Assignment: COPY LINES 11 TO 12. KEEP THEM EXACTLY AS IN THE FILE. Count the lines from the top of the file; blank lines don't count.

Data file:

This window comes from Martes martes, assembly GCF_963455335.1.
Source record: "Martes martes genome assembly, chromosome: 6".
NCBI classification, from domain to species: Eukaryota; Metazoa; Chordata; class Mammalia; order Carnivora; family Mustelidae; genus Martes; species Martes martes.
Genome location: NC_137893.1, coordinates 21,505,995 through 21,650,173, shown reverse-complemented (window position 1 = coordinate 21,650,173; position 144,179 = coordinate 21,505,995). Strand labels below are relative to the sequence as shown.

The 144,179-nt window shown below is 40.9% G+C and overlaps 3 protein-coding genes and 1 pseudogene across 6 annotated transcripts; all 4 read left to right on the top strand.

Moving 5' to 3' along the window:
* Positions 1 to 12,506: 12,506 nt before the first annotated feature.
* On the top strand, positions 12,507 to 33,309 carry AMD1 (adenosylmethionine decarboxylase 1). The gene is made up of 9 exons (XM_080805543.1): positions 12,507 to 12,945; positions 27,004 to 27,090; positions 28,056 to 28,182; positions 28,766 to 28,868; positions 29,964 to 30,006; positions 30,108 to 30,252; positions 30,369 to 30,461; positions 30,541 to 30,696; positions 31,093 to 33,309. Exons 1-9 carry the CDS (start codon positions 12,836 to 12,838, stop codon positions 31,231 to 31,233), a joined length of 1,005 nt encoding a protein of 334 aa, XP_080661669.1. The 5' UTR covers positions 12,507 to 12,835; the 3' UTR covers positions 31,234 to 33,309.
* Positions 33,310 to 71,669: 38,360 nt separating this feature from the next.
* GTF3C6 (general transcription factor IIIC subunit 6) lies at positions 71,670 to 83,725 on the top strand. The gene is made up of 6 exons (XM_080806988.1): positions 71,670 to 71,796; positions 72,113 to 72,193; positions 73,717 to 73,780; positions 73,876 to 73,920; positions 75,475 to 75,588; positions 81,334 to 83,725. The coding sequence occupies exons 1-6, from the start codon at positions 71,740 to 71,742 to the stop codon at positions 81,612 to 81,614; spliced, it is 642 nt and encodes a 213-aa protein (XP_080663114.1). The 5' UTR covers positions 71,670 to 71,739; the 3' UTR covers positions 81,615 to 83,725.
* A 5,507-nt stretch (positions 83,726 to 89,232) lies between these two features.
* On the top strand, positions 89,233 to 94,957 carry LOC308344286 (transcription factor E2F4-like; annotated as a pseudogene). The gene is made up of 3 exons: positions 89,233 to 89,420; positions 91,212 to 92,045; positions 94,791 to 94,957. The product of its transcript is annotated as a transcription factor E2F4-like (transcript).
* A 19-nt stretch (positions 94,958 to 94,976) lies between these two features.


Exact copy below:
* A 5,507-nt stretch (positions 83,726 to 89,232) lies between these two features.
* On the top strand, positions 89,233 to 94,957 carry LOC308344286 (transcription factor E2F4-like; annotated as a pseudogene). The gene is made up of 3 exons: positions 89,233 to 89,420; positions 91,212 to 92,045; positions 94,791 to 94,957. The product of its transcript is annotated as a transcription factor E2F4-like (transcript).